But they are worried about getting too heavily into debt. The average debt to the Student Loan Company is pounds 699, while students can, on average, borrow pounds 1,205. The amount borrowed from banks is also less than the amount available.
Instead students are turning to their parents, who were cited as the main source of income by 31 per cent of college- goers, compared with 26 per cent last year. But debt to parents fell from 21 to 12 per cent, indicating that they are helping their offspring without hope of repayment.
Around half the parents are required to make a contribution to the grant. But only 68 per cent of students received the full amount, a quarter received part of the contribution, and 7 per cent nothing at all.
Barclays' survey covered 2,286 students at six universities - Strathclyde, Manchester Metropolitan, Sheffield, Warwick, Bristol and Westminster.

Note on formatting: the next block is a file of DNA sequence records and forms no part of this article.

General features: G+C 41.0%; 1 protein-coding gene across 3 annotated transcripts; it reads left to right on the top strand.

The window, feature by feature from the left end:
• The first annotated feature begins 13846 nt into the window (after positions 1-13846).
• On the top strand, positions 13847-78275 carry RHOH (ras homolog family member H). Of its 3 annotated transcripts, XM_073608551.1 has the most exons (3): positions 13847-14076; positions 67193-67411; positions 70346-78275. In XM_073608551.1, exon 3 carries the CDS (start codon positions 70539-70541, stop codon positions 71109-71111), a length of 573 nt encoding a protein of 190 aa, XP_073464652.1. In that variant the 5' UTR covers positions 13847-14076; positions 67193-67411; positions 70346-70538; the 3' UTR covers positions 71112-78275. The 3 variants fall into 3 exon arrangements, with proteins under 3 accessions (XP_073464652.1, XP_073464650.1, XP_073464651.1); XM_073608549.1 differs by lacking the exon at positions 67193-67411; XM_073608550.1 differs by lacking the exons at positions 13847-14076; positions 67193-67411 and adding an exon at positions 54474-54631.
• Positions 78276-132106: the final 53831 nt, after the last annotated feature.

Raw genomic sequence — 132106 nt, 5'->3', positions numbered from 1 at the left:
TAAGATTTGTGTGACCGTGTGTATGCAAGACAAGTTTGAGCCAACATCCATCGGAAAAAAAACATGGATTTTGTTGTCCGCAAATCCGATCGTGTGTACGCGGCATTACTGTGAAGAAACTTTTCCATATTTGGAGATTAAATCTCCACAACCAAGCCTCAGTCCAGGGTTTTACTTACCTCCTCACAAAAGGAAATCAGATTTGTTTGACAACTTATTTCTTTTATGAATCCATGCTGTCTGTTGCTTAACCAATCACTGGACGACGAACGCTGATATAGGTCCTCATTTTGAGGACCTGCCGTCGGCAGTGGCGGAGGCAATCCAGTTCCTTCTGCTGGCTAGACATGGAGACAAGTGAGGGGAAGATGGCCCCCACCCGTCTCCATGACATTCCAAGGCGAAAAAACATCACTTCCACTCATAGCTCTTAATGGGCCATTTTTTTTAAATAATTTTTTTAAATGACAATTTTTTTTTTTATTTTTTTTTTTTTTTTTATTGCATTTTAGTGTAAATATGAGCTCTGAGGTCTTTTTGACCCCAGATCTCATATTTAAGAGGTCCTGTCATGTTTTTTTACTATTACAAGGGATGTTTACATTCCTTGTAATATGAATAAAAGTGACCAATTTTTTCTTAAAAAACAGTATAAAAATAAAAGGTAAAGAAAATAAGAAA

Fewer students are angry about being forced into debt by the Government policy of gradually substituting loans for grants. The largest group of students, 37 per cent, said they were resigned to debt.
More than three-quarters of students said they would approach their own banks for financial advice. Around half of Barclays student customers said they talked to their student adviser, while for all banks it is less than a third.
Julie Phillips, the Barclays student business officer in Plymouth, looks after 2,500 students. She said she tried to be firm but fair.
When students really go off the rails they have their cheque-books taken away and have to report to the bank weekly for 'dinner money'.
Students all received the same grants and loans, yet some courses were much more expensive than others, she said. Photography students, for example, had to spend pounds 30 to pounds 40 a week on equipment.Reuse content